Scooters Are Taking Over St. Louis Even as Lime Bikes Become Increasingly Rare


Lazy St. Louisans rejoice: Your streets are officially overflowing with electric ride-share scooters, virtually eliminating the need to use the atrophying muscles in your legs for anything but idly standing ever again. Walking: Old news, grandpa. Bicycles: Who even has the energy? Ride-share bicycles: Where the hell are they, anyway?

Yeah, about that....

Ever since the new Lime and Bird e-scooters came to town, the neon-colored ride-share bicycles that once blanketed the city's streets have become more and more difficult to find.

Part of that is due to Chinese company Ofo pulling all of its highlighter-yellow bikes out of the region. Part of that is personal preference — given the choice between expending energy to move one's limbs in a coordinated fashion in order to achieve forward momentum and, by contrast, just standing on a little board with wheels while pushing a button with your thumb, St. Louisans have resoundingly and predictably chosen the latter. (The Post-Dispatch reports that, in August, some 80,000 scooters were rented, compared to 15,000 bikes.)

But part of that is, quite simply, due to a lack of available bicycles. KSDK reports that, according to Mayor Lyda Krewson's spokesman Koran Addo, as much as two-thirds of Lime's St. Louis fleet is currently damaged. (Which, you know, makes a lot of sense.) According to Addo, those bikes cannot be repaired at this time due to a lack of parts.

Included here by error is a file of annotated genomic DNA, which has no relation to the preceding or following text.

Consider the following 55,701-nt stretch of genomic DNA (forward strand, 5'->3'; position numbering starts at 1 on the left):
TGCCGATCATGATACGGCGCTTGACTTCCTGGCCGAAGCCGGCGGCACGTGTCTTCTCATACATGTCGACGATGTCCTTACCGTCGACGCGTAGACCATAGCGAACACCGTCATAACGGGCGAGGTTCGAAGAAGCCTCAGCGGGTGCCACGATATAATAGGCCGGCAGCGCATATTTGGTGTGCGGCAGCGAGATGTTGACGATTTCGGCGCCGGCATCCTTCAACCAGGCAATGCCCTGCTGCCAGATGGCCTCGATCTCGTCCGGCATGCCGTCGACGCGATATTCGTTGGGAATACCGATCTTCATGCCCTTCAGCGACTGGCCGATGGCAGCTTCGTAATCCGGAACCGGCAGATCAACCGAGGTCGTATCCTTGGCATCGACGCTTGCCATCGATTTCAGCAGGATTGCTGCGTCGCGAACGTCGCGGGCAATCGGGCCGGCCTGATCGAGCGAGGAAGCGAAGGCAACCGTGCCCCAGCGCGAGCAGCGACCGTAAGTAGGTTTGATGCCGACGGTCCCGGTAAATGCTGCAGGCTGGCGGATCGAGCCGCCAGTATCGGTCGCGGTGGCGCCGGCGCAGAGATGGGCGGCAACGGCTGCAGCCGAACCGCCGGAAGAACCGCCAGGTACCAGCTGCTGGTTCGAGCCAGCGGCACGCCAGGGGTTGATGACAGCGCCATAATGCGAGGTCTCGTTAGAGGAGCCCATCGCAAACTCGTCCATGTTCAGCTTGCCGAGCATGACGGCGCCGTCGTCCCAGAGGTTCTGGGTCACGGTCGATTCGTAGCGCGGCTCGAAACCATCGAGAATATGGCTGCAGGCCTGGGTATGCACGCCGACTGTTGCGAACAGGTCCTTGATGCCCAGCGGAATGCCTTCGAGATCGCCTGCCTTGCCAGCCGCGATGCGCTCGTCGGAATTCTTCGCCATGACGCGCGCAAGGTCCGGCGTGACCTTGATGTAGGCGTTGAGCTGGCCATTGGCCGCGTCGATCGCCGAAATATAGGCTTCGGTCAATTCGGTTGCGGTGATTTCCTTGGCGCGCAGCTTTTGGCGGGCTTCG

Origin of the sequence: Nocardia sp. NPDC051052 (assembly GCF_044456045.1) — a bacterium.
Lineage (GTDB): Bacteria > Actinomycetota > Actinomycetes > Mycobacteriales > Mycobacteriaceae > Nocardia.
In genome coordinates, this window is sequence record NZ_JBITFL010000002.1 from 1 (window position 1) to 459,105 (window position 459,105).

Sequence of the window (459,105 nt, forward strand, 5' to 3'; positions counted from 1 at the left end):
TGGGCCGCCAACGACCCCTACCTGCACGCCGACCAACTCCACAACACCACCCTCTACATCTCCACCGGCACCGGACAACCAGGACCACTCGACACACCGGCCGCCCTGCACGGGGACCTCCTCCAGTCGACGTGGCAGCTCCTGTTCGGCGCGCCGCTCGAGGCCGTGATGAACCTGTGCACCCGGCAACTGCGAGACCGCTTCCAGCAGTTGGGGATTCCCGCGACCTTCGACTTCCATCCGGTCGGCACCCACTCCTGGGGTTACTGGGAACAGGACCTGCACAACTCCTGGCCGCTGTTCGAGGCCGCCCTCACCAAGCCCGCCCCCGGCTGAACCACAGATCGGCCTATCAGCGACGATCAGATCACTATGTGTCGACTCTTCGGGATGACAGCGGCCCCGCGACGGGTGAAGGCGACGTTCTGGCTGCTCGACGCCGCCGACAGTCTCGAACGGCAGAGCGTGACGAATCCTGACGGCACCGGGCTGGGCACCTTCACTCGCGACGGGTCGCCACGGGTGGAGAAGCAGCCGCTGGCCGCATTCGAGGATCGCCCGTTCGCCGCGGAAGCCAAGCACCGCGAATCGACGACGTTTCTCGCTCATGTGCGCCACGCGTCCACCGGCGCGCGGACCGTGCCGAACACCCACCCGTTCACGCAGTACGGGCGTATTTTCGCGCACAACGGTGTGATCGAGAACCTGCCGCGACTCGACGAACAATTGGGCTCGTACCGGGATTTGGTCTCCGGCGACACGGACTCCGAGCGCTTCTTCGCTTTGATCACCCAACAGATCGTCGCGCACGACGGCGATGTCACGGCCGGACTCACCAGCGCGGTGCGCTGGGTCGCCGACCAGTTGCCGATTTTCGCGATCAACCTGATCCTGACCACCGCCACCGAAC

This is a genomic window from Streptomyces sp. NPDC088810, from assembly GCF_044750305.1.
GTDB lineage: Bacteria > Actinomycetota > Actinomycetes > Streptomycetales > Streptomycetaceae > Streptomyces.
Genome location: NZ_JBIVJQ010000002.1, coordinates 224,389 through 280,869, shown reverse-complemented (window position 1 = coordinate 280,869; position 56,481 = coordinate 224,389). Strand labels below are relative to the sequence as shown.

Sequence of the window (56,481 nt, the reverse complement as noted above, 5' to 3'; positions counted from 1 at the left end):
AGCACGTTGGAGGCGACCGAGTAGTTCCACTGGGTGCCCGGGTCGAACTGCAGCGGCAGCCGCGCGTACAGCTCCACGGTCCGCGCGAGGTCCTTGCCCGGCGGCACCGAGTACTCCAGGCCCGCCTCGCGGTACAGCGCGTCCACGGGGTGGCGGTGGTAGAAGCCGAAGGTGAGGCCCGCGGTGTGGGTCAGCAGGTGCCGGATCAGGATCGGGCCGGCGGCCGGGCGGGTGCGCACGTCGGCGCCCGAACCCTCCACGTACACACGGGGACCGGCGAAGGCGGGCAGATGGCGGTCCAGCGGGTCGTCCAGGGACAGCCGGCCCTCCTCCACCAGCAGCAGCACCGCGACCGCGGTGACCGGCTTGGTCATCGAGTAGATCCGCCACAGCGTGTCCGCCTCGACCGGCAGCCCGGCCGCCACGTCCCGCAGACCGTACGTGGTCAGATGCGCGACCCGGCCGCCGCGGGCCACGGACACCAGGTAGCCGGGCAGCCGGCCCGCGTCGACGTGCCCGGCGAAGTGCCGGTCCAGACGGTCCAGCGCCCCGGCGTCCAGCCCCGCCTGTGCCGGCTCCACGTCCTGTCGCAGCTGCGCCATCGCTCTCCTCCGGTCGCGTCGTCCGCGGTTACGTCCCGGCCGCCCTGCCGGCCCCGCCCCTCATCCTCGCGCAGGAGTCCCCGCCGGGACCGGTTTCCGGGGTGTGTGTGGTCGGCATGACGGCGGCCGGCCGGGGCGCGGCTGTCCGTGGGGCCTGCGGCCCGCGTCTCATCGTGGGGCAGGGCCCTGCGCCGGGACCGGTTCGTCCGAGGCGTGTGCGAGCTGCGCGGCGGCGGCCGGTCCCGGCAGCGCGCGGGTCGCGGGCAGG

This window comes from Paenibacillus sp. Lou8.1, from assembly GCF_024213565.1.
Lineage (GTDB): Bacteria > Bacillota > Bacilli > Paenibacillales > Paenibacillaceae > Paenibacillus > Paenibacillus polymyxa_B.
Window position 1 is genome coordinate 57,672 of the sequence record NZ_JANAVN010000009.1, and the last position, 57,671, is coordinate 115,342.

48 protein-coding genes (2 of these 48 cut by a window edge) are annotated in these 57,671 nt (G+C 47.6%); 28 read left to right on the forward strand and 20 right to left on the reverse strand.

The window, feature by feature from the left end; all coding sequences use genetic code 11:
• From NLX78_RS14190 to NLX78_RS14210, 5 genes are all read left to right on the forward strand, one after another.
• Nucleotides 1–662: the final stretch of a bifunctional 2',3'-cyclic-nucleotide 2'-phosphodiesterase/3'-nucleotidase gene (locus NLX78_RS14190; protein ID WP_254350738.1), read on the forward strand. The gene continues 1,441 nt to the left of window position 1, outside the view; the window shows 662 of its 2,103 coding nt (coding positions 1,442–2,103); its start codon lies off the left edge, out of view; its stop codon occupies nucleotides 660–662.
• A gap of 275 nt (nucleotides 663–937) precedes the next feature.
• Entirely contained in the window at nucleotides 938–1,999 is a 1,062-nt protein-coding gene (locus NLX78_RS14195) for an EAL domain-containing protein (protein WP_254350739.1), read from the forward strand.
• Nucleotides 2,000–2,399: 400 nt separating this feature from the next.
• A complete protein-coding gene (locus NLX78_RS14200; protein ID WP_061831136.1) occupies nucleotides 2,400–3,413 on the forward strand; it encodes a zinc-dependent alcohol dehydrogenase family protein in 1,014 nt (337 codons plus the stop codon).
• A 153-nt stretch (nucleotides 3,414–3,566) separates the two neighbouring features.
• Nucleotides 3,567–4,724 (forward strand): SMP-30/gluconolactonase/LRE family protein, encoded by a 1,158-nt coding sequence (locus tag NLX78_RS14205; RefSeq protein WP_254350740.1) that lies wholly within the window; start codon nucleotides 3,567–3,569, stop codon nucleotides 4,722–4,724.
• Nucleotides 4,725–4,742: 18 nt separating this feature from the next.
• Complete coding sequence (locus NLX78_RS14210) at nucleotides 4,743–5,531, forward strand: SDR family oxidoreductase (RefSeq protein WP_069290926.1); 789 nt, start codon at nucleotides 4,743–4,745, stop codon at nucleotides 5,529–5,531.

And who is to blame for that? Everyone's favorite thin-skinned megalomaniacal trade warrior, Donald Trump. Addo tells KSDK that Lime cited the Trump administration's tariff on Chinese imports as part of the reason for the shortage (oddly, Lime denied this when approached by KSDK, but did not provide further explanation).

In any case, the net result is the same: Fewer bikes on the streets. St. Louis Public Radio reports that Lime had some 600 to 800 vehicles — including both bicycles and scooters — on the streets in August, compared to the 800 to 1,000 bicycles available in May, June and July. Given that it is increasingly difficult to find anything other than a scooter on Lime's app, that amounts to a dramatic decrease in bicycles.

A screenshot from the Lime app on Wednesday afternoon shows more than ten times more scooters than bikes in the area near RFT's offices.
  • A screenshot from the Lime app on Wednesday afternoon shows more than ten times more scooters than bikes in the area near RFT's offices.

On Wednesday afternoon, for example, we counted some 22 Lime scooters in the area immediately surrounding RFT HQ, compared to a grand total of two bikes. And that's not even including Bird scooters.

It seems worth noting that scooters generate considerably more revenue for Lime than bikes. A Lime bike costs only $1 per half hour to ride, whereas a scooter is a buck just to unlock, then fifteen cents a minute beyond that. That means, for the same half hour, you're paying $5.50 — more than five times as much. Conspiratorially minded folks might suspect that Lime has a financial incentive to favor the more profitable scooters.

Or, sure, we can just blame Trump. That's obviously always fun too.

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